Returned travellers commonly suffer from health problems related to travel, which can present as minor self-limited illnesses or potentially life threatening infections.
1 Non-specific viral illness, diarrhoeal diseases and respiratory illnesses are the most common clinical syndromes.
3,4 The most common specific diagnoses among returned travellers with fever are malaria, dengue and salmonella infections including typhoid. 3,4 Clinicians who are evaluating returned travellers who are ill must maintain a broad differential diagnosis that includes routine infections, as well as exotic infections and illness that may be non-infectious in nature.
2 Returned travellers from Bali will still need investigation for Malaria, even if they have not travelled to rural/remote or the Lombok area
Travel history checklist
Where did you travel?
Information regarding country specific risks can be found at:
When did you travel?
Vaccination status including routine vaccines and travel vaccines?
Vaccines such as typhoid, provide incomplete protection and travellers are still at risk.
2,6 Travellers unimmunised to standard vaccines, such as measles, are at increased risk of exposure abroad.
Malaria prevention strategies
Malaria prophylaxis is never 100 percent effective and the use of bed nets is the most effective strategy
Type of medication and dosing regimen
Adherence to medication and duration of therapy prior to and after leaving an endemic area
7 days-12 weeks Other malarial species: weeks to several years
3 days – 3 months (usually 8-14 days)
3-21 days (depending on type)
3-14 days (usually 5 days)
1-12 days (usually 3-7 days)
1-5 days (usually 2 days)
1-10 days (usually 3 days)
12 hours-7 days (usually 2 days)
7-18 days (usually 10 days)
Viral haemorrhagic fever (Ebola)
2-21 days (usually 8 days)
2-7 weeks (usually 30 days)
3-8 weeks (sometimes years) Management
Children are unlikely to present as severely unwell, if indicated please refer to the management for the
severely unwell patient.
Non Severely Unwell Patient
Always consider infection control precautions – refer to
Take a travel history
Perform a thorough examination including:
Rashes / skin lesions (dengue, typhoid, rickettsia, measles, leptospirosis)
Hepatomegaly (malaria, typhoid, dengue, viral hepatitis)
Splenomegaly (malaria, typhoid, mononucleosis)
Acute abdomen or GI haemorrhage (typhoid)
Cough, coryza, conjunctivitis (respiratory viruses, measles)
Jaundice (viral hepatitis, malaria)
Lymphadenopathy (rickettsia, toxoplasmosis, brucellosis, HIV, infectious mononucleosis)
Petechiae (meningococcal disease, viral haemorrhagic fever, rickettsia)
Neurologic findings: confusion, lethargy, meningism (malaria, meningitis)
Insect bites and eschars (malaria, dengue, rickettsia)
Investigations (to be performed on all returned travellers with a history of fever):
Thick and thin blood film for malaria (purple top) – this must be performed on 2-3 separate occasions, 12-24 hours apart, to be reliably negative
Rapid diagnostic test for malarial Ag (purple top) (only positive in P. falciparum: call Hematology lab for urgent results available 24hr/day)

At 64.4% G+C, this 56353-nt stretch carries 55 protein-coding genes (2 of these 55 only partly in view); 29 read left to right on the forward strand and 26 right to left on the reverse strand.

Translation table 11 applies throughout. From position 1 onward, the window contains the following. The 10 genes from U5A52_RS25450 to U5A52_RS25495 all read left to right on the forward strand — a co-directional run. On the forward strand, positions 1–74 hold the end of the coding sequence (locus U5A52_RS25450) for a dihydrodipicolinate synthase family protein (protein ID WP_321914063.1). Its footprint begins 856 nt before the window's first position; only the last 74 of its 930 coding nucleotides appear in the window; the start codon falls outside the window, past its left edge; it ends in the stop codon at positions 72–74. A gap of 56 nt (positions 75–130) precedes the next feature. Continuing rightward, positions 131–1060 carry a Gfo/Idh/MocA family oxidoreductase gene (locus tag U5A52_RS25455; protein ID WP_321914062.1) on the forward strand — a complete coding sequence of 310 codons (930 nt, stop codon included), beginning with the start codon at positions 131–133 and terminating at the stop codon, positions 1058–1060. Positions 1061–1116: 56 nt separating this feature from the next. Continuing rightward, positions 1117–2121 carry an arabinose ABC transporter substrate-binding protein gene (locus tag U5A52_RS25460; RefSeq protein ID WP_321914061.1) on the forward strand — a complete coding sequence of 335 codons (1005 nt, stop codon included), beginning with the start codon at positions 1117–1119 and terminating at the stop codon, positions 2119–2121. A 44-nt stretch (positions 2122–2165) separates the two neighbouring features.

Other tests to consider:
Serology for dengue/arboviruses (+/- the dengue NS1 Ag in the 1st week of illness) (red/gold top)
Measles PCR on PNA/urine/blood and IgM + IgG for Measles in suspected cases (most frequently identified in unimmunised cases)
CXR +/- NPA for respiratory viruses
Stool bacterial cultures and enteric viruses
Urine microscopy and culture
Depends on the patient’s clinical presentation and specific diagnosis.
If the patient is suitable for outpatient management, consult Infectious Diseases (in hours) prior to discharge. If urgent advice is required after hours contact Clinical microbiology on call.
If the patient requires admission, the primary admitting team will be General Paediatrics with consideration for obtaining an Infectious Diseases Consultation
Severely Unwell Patient
Altered conscious state
Refer to the
Serious Illness guideline Always consider infection control precautions – refer to Rash Management
FBC and thick and thin blood film for malaria (purple top)
Rapid diagnostic test for Malaria Ag (purple top) – label urgent and call Haematology Lab for result (available 24hrs/day)
Microscopy and culture of urine, CSF and stool (including rectal swab for ESBL)
LFT and EUC (green top)
Coagulation profile (blue top)
PCR (meningococcal, malaria) (purple top)
Serum tube (dengue and other serology) (red/gold top)
Malaria positive – refer to
Malaria guideline Otherwise treat with empirical antibiotics
First: IV Meropenem 40mg/kg (maximum 2 grams) 8 hourly
then IV Vancomycin 15mg/kg (maximum 750mg) 6 hourly
For Further advice contact the Infectious Diseases Fellow or Clinical Microbiologist (after hours)
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WHO Dengue. Guidelines for diagnosis, treatment, prevention and control. New Edition, 2009 http://whqlibdoc.who.int/publications/2009/9789241547871_eng.pdf
Sanchez-vargas FM, Abu-el-haija MA, Gomez-duarte OG. Salmonella infections: An update on epidemiology, management, and prevention. Travel Medicine and Infectious Disease (2011) 9, 263-277.
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th November 2013 Malaria In: eTG complete [Internet]. Melbourne: Therapeutic Guidelines Limited; 2015 Mar
Guideline Developed by: Anita Campbell (Infectious Diseases Fellow) July 2015
External Review: PMH Infectious Diseases Team August 2015 External Review: Zoy Goff (PMH Pharmacy Department) August 2015
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Author / Reviewer
Kids Health WA Guidelines Team
Dr Meredith Borland HoD, PMH Emergency Department
26 August, 2015
26 August, 2015